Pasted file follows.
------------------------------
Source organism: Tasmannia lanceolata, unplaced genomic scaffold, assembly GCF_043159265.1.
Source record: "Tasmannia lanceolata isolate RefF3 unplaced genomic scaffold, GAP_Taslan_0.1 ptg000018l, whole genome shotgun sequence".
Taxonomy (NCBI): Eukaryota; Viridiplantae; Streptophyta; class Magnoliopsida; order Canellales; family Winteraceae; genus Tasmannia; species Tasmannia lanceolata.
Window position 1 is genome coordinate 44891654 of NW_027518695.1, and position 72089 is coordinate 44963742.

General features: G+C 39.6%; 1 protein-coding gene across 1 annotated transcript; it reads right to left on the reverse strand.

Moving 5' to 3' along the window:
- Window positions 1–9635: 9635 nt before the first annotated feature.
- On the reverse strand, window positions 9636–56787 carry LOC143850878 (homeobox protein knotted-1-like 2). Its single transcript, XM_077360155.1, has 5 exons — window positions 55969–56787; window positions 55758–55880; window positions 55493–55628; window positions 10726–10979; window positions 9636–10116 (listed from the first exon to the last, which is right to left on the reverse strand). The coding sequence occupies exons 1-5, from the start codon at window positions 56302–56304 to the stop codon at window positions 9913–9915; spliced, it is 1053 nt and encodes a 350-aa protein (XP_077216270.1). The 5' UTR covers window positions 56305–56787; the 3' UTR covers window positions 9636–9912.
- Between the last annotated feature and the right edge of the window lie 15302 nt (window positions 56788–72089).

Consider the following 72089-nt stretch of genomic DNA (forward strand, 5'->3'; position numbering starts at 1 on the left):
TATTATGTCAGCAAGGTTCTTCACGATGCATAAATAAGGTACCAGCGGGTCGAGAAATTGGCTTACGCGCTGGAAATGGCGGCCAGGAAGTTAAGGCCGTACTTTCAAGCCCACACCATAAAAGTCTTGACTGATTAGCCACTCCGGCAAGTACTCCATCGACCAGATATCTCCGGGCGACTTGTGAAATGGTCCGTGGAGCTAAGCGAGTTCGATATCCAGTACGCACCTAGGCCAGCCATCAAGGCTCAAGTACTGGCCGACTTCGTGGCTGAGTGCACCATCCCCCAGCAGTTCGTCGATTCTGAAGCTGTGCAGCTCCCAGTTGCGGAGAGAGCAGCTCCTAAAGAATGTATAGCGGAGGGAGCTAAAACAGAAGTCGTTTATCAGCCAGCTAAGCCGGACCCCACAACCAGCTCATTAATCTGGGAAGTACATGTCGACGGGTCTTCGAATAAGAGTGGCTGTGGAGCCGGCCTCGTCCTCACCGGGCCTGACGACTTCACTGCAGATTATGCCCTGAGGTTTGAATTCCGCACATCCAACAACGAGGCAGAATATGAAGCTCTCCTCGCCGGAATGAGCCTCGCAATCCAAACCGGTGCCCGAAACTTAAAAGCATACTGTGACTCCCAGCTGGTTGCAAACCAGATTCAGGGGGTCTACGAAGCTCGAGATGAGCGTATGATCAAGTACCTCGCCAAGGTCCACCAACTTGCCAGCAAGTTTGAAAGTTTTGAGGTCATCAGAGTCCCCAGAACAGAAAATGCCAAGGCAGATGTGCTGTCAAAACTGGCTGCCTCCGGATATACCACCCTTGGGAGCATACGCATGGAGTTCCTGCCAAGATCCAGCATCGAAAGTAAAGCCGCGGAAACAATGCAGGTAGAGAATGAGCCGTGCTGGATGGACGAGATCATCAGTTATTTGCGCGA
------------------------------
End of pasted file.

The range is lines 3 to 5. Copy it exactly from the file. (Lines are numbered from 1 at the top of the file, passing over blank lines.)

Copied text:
Taxonomy (NCBI): Eukaryota; Viridiplantae; Streptophyta; class Magnoliopsida; order Canellales; family Winteraceae; genus Tasmannia; species Tasmannia lanceolata.
Window position 1 is genome coordinate 44891654 of NW_027518695.1, and position 72089 is coordinate 44963742.

General features: G+C 39.6%; 1 protein-coding gene across 1 annotated transcript; it reads right to left on the reverse strand.